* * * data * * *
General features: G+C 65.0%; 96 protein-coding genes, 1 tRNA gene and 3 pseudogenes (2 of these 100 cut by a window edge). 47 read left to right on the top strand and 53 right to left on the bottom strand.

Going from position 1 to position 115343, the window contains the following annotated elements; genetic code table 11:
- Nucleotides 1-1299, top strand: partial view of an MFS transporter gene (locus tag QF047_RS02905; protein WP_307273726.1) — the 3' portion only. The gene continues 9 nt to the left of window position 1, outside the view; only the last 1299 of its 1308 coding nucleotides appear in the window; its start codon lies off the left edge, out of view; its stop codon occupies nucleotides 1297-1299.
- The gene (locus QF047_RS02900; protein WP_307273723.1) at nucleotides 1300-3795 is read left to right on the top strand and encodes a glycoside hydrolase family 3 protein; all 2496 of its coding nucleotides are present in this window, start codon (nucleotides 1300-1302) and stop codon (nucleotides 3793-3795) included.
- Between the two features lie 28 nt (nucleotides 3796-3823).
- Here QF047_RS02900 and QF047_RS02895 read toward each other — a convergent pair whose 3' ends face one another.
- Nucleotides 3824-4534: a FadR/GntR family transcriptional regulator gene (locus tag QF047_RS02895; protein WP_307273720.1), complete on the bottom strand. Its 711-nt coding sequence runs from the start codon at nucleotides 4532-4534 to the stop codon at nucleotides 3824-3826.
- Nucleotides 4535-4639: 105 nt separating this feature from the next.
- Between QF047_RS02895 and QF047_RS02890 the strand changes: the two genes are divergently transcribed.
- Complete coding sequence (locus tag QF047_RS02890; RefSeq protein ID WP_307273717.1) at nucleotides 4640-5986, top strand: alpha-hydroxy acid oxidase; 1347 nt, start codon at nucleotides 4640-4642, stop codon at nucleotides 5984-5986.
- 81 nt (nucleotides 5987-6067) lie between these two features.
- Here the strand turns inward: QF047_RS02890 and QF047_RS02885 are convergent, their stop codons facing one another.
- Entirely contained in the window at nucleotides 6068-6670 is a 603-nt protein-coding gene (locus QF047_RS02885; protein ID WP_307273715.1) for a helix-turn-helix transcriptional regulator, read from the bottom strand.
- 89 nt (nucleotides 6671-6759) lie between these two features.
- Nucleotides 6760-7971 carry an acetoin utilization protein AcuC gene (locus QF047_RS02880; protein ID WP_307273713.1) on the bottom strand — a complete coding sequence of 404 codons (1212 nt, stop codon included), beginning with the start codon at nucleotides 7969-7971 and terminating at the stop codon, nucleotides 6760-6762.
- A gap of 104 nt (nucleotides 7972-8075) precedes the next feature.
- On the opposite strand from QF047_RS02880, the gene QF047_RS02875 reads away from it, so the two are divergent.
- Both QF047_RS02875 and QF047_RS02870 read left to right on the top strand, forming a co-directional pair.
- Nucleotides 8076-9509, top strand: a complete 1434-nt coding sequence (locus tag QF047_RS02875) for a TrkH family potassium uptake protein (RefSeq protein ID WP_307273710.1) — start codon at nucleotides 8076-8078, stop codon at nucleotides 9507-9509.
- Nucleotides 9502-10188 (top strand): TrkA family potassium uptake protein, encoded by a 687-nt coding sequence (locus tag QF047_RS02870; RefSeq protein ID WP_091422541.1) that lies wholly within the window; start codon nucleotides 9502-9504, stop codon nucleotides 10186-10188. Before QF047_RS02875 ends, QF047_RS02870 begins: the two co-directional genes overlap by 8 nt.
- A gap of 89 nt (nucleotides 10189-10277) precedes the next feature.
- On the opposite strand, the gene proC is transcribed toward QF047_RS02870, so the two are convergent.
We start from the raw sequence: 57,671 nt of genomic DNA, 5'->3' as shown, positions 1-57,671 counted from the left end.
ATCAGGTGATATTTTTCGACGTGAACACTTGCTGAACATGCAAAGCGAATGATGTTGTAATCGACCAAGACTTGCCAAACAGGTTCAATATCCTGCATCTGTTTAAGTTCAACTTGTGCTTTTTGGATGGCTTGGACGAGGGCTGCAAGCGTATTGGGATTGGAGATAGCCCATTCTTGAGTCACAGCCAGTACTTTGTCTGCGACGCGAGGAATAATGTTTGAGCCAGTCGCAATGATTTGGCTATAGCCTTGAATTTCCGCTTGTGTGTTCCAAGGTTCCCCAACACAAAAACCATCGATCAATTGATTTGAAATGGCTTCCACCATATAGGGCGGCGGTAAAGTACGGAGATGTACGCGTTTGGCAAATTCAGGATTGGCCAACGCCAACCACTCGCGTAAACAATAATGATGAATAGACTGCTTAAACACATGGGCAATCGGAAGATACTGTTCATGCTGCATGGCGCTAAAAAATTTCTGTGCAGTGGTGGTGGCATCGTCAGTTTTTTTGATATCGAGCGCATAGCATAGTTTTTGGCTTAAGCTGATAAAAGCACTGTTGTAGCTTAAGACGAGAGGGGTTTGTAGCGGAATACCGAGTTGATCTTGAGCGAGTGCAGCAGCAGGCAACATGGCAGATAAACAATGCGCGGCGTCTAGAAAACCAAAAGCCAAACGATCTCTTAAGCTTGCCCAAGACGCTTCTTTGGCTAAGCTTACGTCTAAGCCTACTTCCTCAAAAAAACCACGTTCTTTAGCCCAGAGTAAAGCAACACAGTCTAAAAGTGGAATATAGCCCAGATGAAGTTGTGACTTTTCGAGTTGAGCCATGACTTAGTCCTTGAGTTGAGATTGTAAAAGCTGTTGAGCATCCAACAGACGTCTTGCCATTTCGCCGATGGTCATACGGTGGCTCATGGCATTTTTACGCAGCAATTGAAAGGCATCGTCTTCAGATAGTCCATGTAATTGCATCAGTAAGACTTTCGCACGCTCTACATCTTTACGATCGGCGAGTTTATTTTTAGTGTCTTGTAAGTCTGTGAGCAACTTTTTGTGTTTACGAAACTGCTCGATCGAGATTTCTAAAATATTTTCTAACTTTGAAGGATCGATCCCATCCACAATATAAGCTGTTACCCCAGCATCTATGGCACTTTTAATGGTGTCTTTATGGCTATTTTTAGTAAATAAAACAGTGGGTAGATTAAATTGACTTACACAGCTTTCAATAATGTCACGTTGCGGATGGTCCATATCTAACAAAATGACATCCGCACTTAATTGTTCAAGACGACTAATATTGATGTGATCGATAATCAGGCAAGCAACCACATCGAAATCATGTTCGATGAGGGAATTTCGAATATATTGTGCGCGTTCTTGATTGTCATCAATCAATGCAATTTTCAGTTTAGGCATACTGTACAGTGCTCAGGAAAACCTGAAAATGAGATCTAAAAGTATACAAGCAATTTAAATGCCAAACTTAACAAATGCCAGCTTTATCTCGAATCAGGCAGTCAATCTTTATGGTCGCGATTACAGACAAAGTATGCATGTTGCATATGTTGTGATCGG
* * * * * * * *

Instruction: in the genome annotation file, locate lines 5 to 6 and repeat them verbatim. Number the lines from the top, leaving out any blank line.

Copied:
- Between the two features lie 28 nt (nucleotides 3796-3823).
- Here QF047_RS02900 and QF047_RS02895 read toward each other — a convergent pair whose 3' ends face one another.